Interesting conferences and books

I haven’t written a proper blog post for ages – partly this is because I’ve been away (camping in the rain on a deflating air mattress), partly because I’ve been writing various other things and also preparing some quite exciting (I think) research with colleagues which I’ll be posting about here and on our project website in the not too distant future…  I’ve been meaning to post various rambling thoughts about an (excellent) article Ian McEwan wrote last weekend about judgments about children and medical treatment (if McEwan planned to write a companion book to The Children Act, the Mental Capacity Act 2005 surely offers a library’s worth of existential-angst laden novels?).  I’ve also been meaning to write about the general defence under s5-6 MCA and the doctrine of necessity (what are their limits?  what use did Parliament and campaigners think they would be put to? what happened before the Neary ruling when people objected to ‘safeguarding’ or other ‘best interests’ measures? And can you really deliver ECT under s5-6 MCA as the draft Mental Health Act Code of Practice suggests?).  But I’m still catching up on emails so it’ll have to wait.

In the meantime, there are various interesting conferences and books I’ve been meaning to mention.  I’m looking forward to going to the annual Taking Stock Conference on 17th October 2014, there’s a great range of speakers and topics.  I’m looking forward to hearing about ‘The CoP and the MCA – Capacity to change?’ from District Judge Eldergill, evidence and evidence gaps for early intervention in psychosis (Professor Alison Yung), Phil Fennell talking about ‘The Myth of Consent in Psychiatry’, Yogi Amin on ‘Benevolence – How does this fit in to the Test for Liberty?’, Camilla Parker on ‘The Mental Health Care of Children and Young People – A minor concern?’, and Neil Allen’s thoughts on the new MHA Code.

Kent County Council are also putting on an interesting looking conference on the 6th October where blogger Andrew Pack will be talking about publicity in the CoP, Jenni Richards QC will talk about Cheshire West and DoLS, Joanne Clement will be talking about the ‘Interaction between the Court of Protection and Community Care Duties’ (a topic I’m still mulling over), District Judge Elizabeth Batten will give a ‘view from the Bench’ and Tor Butler-Cole will be giving a case law update.  (I can’t find the flier online, so I’ve put it in a zipped folder with the booking forms here.)

I’ve been sent an exciting looking book to review on The Law and Ethics of Dementia.  It’s a collection of papers edited by Charles Foster, Jonathan Herring and Israel Doron.  It looks really interesting, but also big, so it may take a while to digest…  

Speaking of book reviews, I have recently been enjoying using the newly published 6th edition of the Mental Capacity Act Manual by Richard Jones.  A bit like the instruction manual for a complex gadget, the MCA Manual is all about useability.  Here’s a sad little story to tell you how useful it is: a few years ago I needed a new handbag, and I had two requirements.  The first – that it had a long shoulder strap so I could wear it whilst cycling.  The second – that it was small, but still big enough to fit a copy of the MCA Manual in it.  I was taking it to so many meetings and events, as it was invaluable for answering horrible questions – you know that whatever obscure case or section of the MCA comes up, there will be something useful and clear written about it.  And it’s now all updated to include all the big dramas of the last year – Cheshire, the House of Lords report, and so on.  My only quibble is that in order to fit it all in, the print is quite small and makes me wonder if I need reading glasses; but any bigger and it wouldn’t fit in my handbag any more, you see the dilemma?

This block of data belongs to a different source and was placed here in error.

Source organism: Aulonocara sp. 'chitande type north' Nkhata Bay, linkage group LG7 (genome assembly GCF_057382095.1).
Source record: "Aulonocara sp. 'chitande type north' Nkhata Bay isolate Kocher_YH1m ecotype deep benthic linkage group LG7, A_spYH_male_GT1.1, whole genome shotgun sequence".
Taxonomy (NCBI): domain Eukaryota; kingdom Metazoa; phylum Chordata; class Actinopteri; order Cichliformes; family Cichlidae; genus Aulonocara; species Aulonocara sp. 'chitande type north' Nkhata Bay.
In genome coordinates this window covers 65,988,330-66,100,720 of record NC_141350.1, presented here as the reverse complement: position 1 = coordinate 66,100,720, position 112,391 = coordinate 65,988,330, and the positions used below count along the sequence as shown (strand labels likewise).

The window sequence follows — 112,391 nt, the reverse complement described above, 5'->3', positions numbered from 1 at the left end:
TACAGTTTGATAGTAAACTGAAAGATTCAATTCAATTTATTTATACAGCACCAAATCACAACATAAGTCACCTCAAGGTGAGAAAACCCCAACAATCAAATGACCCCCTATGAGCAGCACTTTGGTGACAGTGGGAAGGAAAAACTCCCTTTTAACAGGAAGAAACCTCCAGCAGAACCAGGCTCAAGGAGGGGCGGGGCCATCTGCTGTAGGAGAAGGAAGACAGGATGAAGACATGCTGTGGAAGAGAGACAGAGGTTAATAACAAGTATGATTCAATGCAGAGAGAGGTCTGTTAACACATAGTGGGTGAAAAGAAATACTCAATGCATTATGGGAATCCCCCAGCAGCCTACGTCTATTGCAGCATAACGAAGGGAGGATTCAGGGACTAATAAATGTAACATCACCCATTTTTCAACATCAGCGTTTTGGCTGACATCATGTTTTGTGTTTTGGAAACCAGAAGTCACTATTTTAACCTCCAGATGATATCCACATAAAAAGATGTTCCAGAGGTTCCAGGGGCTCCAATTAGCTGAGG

So, apologies for not to have anything profound to say, coming up in the next few months should be some stuff on transparency in the Court of Protection, some data which some brilliant summer students helped us to collect on how often local authorities use the Court of Protection’s welfare jurisdiction (if you responded to that, thank you so much, we’re still crunching the numbers but they’re very interesting), and various other MCA and CRPD related ponderings…


2 thoughts on “Interesting conferences and books

  1. Lucy, I had a similar attachment to Richard Jones’ Mental Health Act Manual. At one stage I was buying them in twos, one for me and one for the judge. Then in fours, to accommodate hearings in the Court of Appeal. Expensive business, especially as not all the judges returned their copies (no names will be mentioned …).

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